Wearing a dress being marketed as Statement Slam, Maria Sharapova delivered a message of intent.
The 24-year-old Russian beat American qualifier Jamie Hampton 6-0, 6-1 on Thursday to reach the third round. She won her first-round match by the same scoreline.
“For the first couple rounds, not having played competitively for a while, I feel pretty good,” she said.
Sharapova’s form was unknown coming into the tournament. She injured her left ankle in September and pulled out of a planned tuneup tournament at Brisbane as a precaution.
She hasn’t been past the fourth round at the Australian Open since winning the title in 2008 — the last of her three Grand Slam titles. Sharapova missed out on defending her crown at Melbourne in 2009 because of shoulder surgery that sidelined her for nine months and disrupted her play for much longer.
Fit again, Sharapova is intent on adding to her major haul — starting in Melbourne, where she could face Serena Williams in the quarterfinals and Wimbledon champion Petra Kvitova in the last four.
“I’ve been on tour for many years,” she said. “I’ve played many matches, many tournaments. I’ve never really been a player that just goes to a tournament to add a tournament on her agenda or, you know, go out there just to play.
“My goal is to be ready for the important ones, for the big ones. That’s what matters at this stage in my career.”
The Olympics in London also loom large for Sharapova, who missed the 2008 Games — again because of injury.
“This year is a big year for me because I’ll be playing in the Olympics, which has been a dream of mine since I was a young girl,” she said. “Growing up in Russia, tennis wasn’t a big sport back then. It was all about being an Olympian, especially the winter sports.”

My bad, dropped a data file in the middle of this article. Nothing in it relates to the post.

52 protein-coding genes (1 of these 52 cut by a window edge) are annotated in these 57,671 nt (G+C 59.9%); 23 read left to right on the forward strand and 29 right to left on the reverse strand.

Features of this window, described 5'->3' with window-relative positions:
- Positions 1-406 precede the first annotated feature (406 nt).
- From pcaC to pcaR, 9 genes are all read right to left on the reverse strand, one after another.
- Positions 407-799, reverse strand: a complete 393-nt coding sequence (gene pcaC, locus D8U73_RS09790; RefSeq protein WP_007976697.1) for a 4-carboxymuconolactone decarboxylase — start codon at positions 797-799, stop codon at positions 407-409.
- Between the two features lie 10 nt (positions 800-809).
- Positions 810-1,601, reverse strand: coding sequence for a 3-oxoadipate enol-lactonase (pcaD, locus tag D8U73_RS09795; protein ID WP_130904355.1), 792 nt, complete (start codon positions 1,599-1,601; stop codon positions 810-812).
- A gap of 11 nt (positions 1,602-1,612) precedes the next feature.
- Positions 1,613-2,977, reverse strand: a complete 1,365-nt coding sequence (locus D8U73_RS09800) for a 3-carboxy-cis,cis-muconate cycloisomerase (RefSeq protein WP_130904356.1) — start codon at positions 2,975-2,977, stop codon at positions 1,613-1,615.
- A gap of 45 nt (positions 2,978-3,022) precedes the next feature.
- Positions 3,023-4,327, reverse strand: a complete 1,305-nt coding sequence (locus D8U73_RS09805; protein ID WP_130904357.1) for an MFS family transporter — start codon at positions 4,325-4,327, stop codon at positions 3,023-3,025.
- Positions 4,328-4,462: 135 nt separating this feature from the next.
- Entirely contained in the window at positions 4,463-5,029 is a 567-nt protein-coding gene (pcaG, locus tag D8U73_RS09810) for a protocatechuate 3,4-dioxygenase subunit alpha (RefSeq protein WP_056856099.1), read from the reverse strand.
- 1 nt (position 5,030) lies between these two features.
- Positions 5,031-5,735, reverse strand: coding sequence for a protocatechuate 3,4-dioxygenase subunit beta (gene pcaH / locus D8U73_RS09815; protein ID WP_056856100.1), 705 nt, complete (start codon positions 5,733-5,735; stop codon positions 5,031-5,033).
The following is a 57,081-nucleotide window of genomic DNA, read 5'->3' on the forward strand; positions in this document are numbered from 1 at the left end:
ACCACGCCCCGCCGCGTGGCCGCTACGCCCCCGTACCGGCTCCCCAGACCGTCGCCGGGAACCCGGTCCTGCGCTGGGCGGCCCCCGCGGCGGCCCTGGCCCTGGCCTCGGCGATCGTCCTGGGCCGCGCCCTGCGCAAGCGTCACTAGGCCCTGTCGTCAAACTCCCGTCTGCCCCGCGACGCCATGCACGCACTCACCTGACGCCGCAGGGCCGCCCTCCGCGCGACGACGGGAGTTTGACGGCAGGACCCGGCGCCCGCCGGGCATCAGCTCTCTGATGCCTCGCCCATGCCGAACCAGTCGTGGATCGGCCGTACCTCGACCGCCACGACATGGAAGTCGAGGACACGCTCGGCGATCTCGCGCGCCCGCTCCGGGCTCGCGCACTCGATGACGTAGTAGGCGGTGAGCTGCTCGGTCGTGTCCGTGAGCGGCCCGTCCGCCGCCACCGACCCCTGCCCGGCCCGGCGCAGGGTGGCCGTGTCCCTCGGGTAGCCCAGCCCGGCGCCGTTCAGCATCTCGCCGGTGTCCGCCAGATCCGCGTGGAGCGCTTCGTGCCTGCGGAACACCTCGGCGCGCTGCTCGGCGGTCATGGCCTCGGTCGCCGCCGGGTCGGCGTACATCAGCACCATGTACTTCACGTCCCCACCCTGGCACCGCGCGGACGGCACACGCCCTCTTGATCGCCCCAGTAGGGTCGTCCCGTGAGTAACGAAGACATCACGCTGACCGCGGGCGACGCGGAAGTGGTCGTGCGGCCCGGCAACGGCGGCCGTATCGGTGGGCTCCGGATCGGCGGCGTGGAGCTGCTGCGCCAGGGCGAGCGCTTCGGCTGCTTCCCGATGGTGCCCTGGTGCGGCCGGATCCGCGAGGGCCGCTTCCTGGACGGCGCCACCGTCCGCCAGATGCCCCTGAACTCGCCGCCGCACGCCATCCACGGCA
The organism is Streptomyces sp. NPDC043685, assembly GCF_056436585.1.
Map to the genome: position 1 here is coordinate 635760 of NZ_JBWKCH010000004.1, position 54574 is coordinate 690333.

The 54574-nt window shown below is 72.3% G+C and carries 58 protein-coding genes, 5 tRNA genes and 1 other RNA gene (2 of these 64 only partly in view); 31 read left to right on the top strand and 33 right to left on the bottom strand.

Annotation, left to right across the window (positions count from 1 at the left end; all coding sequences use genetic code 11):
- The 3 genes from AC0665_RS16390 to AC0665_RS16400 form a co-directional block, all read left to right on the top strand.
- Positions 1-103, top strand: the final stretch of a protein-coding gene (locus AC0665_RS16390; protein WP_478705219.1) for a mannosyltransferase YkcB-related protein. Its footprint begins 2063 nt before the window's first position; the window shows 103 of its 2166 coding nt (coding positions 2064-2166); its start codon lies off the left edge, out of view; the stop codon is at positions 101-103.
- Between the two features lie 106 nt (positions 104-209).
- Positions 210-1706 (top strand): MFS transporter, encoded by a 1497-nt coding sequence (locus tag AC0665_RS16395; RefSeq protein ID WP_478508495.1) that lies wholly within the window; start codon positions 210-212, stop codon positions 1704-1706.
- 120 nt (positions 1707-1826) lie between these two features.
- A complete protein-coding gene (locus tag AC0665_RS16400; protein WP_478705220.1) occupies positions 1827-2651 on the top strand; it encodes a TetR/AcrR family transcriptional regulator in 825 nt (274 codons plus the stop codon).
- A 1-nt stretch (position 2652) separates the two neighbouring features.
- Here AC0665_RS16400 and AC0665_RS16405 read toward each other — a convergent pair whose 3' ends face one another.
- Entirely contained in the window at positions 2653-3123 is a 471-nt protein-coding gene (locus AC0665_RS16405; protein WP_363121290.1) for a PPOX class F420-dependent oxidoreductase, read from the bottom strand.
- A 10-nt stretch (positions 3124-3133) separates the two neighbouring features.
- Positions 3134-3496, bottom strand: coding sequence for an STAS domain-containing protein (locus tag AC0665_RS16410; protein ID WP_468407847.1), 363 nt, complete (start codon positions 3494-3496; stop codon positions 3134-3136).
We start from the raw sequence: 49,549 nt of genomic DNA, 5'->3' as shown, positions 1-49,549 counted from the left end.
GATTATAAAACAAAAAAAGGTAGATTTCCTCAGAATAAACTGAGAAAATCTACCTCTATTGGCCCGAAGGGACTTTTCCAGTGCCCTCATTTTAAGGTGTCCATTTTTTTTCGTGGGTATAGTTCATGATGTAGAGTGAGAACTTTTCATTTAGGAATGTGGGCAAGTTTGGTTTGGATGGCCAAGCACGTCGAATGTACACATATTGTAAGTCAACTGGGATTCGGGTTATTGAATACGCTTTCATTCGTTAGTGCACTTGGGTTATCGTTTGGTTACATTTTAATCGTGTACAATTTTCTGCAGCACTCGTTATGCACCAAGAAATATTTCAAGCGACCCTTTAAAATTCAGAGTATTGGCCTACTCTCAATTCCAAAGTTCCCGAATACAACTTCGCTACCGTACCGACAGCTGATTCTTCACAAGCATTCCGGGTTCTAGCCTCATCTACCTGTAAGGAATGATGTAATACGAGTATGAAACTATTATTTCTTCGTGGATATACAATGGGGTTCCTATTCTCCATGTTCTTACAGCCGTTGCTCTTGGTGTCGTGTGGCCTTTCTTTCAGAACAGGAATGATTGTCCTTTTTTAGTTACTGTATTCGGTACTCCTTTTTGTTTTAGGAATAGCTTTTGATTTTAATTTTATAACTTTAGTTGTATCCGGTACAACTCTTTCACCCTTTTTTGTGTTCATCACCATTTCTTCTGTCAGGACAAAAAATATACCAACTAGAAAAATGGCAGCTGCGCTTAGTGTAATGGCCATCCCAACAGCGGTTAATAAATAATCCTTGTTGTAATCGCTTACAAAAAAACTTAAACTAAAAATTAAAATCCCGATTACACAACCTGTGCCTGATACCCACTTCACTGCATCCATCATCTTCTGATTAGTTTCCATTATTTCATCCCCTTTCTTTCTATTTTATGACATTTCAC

Wearing a distinctive white dress with what her sponsor describes as an electric green trim, Sharapova was far too strong for Hampton, who was playing in the second round of a Grand Slam for the first time.
The 24-year-old Russian hit 23 winners to her opponent’s six and was back in the locker room after 64 minutes. Her first-round win over Gisela Dulko took 58.
Victoria Azarenka has enjoyed a similarly easy run, winning both her matches 6-1, 6-0. The third-seeded Belarussian has been on court two minutes longer.
Sharapova brushed aside the suggestion that the women’s tour lacks depth, for anyone looking only at lopsided results in the first two games of the Grand Slam.
“Sometimes we come out and we play three-set matches from the beginning, and then it’s a question of, well, you’re top 5 in the world, why is someone challenging you to three sets from the beginning?” she said.
“I think it’s just an excuse to make another story. My goal is to go into a match and play my game. If I do it well enough and come out winning 6-0, 6-1, then I’ve done a good job.”